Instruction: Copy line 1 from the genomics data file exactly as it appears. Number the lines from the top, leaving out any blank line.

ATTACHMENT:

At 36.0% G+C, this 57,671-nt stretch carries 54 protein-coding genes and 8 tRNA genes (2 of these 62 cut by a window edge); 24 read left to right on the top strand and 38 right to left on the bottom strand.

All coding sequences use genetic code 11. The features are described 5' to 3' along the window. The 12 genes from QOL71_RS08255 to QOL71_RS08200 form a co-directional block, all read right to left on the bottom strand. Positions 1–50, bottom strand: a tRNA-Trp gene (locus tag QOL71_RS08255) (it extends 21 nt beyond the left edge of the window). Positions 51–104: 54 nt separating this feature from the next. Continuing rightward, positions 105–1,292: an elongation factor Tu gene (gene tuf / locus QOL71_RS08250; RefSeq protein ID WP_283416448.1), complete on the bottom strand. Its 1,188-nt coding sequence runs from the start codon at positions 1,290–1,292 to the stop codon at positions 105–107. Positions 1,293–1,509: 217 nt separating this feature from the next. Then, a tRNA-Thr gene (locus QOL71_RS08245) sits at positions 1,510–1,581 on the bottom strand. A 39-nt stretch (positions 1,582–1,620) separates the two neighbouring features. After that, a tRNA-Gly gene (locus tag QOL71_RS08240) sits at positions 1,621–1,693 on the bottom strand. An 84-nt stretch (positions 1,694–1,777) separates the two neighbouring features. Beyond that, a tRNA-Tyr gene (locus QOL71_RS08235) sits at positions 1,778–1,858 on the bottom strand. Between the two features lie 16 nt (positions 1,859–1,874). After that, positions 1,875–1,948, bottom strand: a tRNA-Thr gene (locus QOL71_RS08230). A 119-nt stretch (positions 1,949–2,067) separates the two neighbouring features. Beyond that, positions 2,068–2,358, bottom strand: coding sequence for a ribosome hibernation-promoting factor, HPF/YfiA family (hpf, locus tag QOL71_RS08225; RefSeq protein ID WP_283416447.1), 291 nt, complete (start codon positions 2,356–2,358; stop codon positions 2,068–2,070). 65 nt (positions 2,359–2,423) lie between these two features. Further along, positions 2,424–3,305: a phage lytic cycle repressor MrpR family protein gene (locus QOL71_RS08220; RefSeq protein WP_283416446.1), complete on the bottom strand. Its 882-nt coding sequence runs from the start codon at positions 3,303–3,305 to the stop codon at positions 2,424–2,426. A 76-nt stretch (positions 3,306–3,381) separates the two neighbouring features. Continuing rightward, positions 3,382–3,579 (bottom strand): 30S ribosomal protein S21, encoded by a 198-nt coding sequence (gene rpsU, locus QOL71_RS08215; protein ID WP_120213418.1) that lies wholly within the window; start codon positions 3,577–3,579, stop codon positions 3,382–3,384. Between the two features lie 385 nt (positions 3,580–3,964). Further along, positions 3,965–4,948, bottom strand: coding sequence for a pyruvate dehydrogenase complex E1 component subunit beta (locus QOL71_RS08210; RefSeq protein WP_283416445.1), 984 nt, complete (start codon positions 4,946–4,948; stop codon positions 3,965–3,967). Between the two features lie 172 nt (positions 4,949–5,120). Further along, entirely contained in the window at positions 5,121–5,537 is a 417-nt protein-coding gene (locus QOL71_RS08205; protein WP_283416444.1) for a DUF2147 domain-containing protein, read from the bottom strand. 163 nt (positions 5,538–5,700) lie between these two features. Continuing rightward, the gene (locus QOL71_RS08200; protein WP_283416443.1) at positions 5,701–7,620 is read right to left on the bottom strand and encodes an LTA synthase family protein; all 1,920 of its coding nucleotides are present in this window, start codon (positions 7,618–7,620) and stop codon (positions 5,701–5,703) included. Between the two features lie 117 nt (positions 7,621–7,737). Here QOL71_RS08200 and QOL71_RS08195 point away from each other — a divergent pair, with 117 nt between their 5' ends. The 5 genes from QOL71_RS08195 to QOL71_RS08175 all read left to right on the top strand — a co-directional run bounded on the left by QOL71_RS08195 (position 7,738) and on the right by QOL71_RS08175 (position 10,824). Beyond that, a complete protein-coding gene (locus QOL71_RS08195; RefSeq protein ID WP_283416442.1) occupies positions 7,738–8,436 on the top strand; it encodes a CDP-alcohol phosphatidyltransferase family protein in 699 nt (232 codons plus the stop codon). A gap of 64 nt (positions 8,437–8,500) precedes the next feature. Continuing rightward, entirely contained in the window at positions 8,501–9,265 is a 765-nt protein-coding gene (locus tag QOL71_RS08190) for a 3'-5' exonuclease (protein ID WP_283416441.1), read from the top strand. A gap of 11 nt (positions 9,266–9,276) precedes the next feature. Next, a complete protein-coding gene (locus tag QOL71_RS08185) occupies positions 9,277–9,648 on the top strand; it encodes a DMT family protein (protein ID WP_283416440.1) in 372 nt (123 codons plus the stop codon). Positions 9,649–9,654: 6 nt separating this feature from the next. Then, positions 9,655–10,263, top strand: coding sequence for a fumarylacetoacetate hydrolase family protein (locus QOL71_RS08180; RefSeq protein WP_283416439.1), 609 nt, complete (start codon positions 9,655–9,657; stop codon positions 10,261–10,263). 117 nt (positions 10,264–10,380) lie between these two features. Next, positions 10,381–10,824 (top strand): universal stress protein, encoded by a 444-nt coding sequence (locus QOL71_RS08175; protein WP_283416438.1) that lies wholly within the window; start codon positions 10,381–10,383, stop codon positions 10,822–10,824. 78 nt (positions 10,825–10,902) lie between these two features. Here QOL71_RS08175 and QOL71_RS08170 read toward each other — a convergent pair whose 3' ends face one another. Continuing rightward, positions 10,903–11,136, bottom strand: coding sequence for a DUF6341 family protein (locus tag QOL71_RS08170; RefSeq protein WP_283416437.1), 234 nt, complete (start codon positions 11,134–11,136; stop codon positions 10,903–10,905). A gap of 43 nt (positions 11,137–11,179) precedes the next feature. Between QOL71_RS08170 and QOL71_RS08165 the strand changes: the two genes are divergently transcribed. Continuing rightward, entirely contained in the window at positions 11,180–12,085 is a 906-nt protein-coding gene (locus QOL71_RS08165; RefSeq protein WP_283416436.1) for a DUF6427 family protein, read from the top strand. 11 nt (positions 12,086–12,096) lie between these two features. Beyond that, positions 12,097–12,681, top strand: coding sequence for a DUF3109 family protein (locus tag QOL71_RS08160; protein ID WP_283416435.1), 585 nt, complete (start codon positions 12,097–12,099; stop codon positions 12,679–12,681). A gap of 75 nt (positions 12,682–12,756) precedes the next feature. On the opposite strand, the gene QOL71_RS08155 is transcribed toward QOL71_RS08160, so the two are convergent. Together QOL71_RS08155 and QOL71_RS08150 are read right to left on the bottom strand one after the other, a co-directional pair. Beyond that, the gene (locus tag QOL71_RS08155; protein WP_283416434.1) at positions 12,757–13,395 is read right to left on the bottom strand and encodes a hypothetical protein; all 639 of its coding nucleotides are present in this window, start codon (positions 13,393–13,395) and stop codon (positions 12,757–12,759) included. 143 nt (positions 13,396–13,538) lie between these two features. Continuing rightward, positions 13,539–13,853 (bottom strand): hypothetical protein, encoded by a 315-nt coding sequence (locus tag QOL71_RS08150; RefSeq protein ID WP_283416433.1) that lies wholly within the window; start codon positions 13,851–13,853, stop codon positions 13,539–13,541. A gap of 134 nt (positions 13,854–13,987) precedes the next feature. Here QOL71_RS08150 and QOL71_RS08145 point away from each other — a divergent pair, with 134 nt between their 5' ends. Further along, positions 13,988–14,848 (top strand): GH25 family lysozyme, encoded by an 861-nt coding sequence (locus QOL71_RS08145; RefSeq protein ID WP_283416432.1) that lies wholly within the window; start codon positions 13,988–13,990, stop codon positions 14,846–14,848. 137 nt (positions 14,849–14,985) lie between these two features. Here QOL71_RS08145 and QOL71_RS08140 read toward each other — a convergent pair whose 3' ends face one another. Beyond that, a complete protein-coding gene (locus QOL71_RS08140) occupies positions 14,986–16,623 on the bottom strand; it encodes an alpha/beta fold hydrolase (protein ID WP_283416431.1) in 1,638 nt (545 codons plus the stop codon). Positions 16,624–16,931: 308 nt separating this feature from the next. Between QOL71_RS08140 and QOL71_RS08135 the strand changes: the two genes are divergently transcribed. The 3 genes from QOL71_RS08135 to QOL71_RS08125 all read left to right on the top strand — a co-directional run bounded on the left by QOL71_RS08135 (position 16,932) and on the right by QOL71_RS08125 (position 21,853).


At 36.0% G+C, this 57,671-nt stretch carries 54 protein-coding genes and 8 tRNA genes (2 of these 62 cut by a window edge); 24 read left to right on the top strand and 38 right to left on the bottom strand.